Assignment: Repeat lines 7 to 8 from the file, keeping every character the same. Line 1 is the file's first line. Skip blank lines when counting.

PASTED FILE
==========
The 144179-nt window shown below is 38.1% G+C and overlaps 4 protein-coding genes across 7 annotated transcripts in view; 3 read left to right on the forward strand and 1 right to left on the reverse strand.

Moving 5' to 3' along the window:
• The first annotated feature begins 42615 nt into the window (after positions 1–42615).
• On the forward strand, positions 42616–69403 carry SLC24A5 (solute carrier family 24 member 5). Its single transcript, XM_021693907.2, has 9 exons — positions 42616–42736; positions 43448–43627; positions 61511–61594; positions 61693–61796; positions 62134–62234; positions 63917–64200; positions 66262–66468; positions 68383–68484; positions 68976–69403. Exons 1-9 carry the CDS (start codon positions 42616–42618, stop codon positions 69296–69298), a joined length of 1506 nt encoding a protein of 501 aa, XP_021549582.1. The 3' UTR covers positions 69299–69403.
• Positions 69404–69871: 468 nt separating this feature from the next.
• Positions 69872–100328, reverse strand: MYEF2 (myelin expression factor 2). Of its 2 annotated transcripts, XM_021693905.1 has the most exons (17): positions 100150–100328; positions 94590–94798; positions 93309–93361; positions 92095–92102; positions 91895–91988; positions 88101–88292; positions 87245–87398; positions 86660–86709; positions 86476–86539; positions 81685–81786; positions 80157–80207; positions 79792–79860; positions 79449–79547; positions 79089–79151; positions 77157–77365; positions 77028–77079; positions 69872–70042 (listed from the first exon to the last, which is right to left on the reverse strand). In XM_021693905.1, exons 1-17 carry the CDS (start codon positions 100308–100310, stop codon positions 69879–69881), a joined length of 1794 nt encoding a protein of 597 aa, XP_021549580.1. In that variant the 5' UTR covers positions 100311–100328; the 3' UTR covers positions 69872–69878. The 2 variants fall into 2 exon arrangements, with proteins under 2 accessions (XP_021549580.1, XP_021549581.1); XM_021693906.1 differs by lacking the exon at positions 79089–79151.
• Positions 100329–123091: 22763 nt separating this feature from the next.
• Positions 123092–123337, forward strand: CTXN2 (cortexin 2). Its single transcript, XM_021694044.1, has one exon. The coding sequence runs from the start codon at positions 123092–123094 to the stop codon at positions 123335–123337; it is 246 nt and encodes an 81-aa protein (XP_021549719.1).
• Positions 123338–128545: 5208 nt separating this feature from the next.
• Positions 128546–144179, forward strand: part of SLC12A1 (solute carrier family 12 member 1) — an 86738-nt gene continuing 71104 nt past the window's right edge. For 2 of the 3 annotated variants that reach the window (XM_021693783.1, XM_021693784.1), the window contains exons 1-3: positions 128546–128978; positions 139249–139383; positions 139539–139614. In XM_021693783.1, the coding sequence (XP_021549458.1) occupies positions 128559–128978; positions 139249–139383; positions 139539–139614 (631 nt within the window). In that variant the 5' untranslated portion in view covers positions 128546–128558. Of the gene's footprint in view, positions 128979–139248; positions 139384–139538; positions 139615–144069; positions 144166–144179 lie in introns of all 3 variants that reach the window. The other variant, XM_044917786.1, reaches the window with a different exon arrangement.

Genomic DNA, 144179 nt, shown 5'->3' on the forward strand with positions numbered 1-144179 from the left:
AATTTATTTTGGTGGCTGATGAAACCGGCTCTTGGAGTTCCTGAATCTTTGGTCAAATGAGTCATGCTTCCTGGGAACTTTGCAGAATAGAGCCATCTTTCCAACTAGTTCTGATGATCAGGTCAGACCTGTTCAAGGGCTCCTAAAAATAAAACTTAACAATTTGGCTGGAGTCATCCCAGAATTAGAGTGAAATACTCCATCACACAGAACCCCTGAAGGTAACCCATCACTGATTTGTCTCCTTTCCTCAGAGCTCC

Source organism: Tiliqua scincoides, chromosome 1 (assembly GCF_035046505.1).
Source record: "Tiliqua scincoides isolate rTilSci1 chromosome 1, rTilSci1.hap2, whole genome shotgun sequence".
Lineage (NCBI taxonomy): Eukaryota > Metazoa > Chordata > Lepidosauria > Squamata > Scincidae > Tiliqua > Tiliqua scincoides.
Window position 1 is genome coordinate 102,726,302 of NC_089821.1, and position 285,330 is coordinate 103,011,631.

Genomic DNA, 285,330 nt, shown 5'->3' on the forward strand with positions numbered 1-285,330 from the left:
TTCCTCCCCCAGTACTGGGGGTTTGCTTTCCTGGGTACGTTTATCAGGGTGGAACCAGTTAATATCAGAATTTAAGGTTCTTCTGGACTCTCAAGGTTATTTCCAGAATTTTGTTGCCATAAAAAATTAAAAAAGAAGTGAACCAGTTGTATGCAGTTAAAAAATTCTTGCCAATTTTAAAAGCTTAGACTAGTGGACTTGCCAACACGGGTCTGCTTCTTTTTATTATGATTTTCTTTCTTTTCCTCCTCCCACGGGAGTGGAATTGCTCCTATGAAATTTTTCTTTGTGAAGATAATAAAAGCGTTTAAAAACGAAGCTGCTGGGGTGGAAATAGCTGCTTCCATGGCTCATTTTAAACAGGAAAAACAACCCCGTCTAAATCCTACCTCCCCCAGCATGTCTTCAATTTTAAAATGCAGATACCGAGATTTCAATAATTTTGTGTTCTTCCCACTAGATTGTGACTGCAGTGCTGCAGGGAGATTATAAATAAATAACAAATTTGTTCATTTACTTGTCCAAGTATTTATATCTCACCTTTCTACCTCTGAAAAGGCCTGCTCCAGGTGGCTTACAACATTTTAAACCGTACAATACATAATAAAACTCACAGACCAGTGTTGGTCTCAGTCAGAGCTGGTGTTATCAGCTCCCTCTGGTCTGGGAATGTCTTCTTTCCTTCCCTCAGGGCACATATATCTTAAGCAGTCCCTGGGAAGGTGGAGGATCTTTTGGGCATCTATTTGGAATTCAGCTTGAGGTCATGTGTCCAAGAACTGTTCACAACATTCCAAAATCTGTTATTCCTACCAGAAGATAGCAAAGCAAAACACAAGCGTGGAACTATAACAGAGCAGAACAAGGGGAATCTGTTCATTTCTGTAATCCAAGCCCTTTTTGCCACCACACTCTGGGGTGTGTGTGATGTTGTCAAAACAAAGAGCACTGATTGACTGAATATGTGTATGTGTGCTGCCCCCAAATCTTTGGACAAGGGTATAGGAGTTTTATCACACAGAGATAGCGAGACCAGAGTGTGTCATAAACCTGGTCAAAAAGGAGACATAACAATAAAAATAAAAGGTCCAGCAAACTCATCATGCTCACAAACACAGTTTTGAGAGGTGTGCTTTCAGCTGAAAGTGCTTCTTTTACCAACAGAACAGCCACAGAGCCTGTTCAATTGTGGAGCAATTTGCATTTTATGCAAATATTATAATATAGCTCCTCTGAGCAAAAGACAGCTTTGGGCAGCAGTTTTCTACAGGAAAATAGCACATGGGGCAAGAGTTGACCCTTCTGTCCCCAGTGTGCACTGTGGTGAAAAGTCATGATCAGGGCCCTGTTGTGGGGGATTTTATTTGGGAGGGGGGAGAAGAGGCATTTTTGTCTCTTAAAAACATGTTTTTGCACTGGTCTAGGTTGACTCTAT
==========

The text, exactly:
• Positions 100329–123091: 22763 nt separating this feature from the next.
• Positions 123092–123337, forward strand: CTXN2 (cortexin 2). Its single transcript, XM_021694044.1, has one exon. The coding sequence runs from the start codon at positions 123092–123094 to the stop codon at positions 123335–123337; it is 246 nt and encodes an 81-aa protein (XP_021549719.1).